Monday, January 14, 2008

Homosexuality in Indian Society by SUTRA Magazine

Being Indian; be it in India, South Africa, or anywhere else in the world; our roots are grounded in conservative layers of impermeable teachings. We are in the 21st century and even so, our traditionalist principals and values remain. This is a strong point in our culture, but also a weakness. It is important to note that principals should remain steadfast only if they are commendable and impartial.

Homosexuality in Indian Society

SUTRA looks back at the life of (and recognizes) the first and, to date most prominent gay activist in India.

Ashok Row Kavi was born on 1 June 1947, in Mumbai. He was educated in Mumbai’s “Bombay Scottish High School”, and then moved on to Bombay University where he achieved his Honors in Chemistry.

He later achieved a diploma in Theology from the Ramakrishna Math, at which stage he trained to be a monk. During this period he realized his homosexuality and had come to accept it. Ashok came out in 1868, when he did an interview in Savvy magazine.

SUTRA looks at an extract from an interview with Ashok Row Kavi, and Perry Brass, author of How to Survive Your Own Gay Life:

Can you tell us something about yourself? How did you end up being virtually the only openly gay man in India to speak out on the HIV issue there?

Ashok Row Kavi: “I was born in Bombay on June 1st, 1947, a premature baby not expected to live. Amma and Anna (Mom and Dad) were Brahmin refugees fleeing poverty in South India. Anna finally became a leading light in Bollywood (India's Hollywood) and a founding member of the Indian Motion Pictures' Producers' Association.

I was educated in Mumbai's elite Bombay Scottish High School from whose Secondary School I graduated. I got an Honours in Chemistry from Bombay University after two years doing textile engineering at the prestigious Victoria Jubilee Technical Institute (VJTI) in Bombay.

I did my diploma in religion and comparative theology from the Ramakrishna Math where I trained to be a monk. I also discovered my gay nature there and was given sensible counseling for it by the monks. "Accept it as natural. Whatever occurs in nature is natural though it may not be common," advised my counselor, Swami Harshananda.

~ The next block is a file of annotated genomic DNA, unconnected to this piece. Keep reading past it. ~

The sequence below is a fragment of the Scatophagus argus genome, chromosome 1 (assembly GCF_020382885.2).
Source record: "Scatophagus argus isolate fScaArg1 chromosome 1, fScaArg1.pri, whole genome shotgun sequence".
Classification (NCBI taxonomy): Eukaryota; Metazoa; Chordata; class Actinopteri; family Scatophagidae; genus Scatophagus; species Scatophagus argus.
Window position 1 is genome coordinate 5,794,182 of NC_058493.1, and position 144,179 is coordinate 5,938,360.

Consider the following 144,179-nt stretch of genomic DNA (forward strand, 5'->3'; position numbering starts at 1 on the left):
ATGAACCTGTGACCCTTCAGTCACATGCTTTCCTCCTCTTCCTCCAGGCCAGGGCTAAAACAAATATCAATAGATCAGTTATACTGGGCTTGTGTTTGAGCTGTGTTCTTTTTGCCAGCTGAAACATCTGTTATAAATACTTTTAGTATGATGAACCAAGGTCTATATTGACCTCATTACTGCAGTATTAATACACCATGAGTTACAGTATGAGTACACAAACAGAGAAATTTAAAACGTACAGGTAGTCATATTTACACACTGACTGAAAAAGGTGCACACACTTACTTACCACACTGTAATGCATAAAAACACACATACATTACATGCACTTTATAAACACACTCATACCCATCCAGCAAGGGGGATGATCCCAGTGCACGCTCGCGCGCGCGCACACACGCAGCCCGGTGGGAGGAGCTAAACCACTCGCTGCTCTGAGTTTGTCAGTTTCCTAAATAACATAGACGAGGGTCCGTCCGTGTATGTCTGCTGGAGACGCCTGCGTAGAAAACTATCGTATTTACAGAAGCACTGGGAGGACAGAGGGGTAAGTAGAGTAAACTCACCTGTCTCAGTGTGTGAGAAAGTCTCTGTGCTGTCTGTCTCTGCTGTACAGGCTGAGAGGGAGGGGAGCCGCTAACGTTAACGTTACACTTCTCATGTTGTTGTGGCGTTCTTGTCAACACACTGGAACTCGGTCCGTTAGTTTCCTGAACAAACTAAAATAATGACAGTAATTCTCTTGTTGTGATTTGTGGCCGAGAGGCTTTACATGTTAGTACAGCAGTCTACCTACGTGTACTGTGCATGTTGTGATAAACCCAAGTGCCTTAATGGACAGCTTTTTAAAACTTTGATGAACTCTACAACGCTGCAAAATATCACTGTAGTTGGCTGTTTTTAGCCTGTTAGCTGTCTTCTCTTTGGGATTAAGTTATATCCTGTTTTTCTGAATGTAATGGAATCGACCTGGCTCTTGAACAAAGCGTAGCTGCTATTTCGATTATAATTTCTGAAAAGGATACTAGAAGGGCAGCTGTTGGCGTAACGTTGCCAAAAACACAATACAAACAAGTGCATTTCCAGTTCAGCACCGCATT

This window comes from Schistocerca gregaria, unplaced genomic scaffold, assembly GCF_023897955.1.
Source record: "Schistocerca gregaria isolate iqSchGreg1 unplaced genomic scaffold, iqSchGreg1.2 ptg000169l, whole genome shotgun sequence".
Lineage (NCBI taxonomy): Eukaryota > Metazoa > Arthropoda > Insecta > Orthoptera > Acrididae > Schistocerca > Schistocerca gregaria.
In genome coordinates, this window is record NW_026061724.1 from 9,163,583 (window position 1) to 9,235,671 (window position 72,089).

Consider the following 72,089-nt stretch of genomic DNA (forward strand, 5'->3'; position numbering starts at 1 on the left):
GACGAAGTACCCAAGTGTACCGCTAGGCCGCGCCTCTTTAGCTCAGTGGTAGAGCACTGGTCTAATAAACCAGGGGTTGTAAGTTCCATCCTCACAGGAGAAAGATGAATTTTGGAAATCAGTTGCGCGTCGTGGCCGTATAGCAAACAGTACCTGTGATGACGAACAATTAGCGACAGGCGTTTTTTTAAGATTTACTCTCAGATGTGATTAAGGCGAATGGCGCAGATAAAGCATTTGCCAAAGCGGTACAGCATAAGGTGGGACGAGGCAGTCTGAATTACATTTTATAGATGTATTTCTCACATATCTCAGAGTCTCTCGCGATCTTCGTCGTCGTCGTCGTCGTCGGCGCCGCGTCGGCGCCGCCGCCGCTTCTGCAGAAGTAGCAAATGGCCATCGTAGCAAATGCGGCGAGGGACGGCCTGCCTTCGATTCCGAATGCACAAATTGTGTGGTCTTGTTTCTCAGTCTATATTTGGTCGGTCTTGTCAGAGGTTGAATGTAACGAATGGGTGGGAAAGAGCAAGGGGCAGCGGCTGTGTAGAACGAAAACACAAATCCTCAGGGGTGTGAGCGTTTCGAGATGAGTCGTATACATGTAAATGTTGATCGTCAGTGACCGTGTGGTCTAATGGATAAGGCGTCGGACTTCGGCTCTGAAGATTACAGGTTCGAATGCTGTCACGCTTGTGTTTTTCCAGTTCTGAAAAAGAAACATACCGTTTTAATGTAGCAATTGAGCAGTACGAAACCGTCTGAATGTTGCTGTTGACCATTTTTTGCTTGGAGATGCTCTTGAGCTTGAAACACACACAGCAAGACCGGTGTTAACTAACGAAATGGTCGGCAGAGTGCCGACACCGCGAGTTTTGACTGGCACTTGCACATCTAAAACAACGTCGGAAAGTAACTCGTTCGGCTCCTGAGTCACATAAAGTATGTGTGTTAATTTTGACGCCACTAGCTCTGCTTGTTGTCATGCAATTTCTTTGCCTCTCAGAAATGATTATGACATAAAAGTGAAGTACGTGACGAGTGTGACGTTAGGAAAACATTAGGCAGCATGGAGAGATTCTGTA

I returned from the monastery to do a post graduate in Journalism while working as a trainee in the Free Press Journal, and finally joined the "Indian Express" chain of newspapers in Bombay. I started India's first Playboy clone, Debonair, with my English friend Anthony Van Braband in 1971.

I left the Express to start India's first morning tabloid, The Daily in 1981, left that to become city editor of my home ground newspaper, Free Press Journal. I then became bureau chief of India's newsweekly, The Week. There I came out, creating a ruckus in the conservative Christian management.

I quit journalism in 1990, after attending the Fifth International AIDS Conference in 1989 at Montreal, where I was aghast to see American gay men fighting for their very lives to get funding to fight AIDS.

I had come out openly as a gay man in 1986 (while at The Week), when I did an interview in Savvy, one of India's most controversial feminist magazines, explaining what "gay" really meant. It was not only a first but started a furor because of the plain speaking I did about the numbers [of Indian men] involved...

Before that I used to review books on homosexuality, and thus gave a good inkling that I was queer from the insights I had into the homosexual world in India. Coming out was a natural defense mechanism, but I now wonder. So many people have forgotten my long innings in journalism, human rights and my reportage in such famous cases like the Bhopal Gas Tragedy, where I was one of the first journalists to get in while thousands were dying.
I've become just a "gay activist," which is a very uni-dimensional look at my life. I have interests in religion, social biology, sexuality, science and even astronomy. I have reported developments in India's atomic energy establishment, the speeches of Indira Gandhi and her downfall, done court reporting, reported death and disaster on a huge scale. I am not just a gay activist: I am India spanning 50 years of her 5,000 year old civilization. A sliver of it, but a good representative one, no doubt.” - Ashok Row Kavi

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SUTRA Magazine
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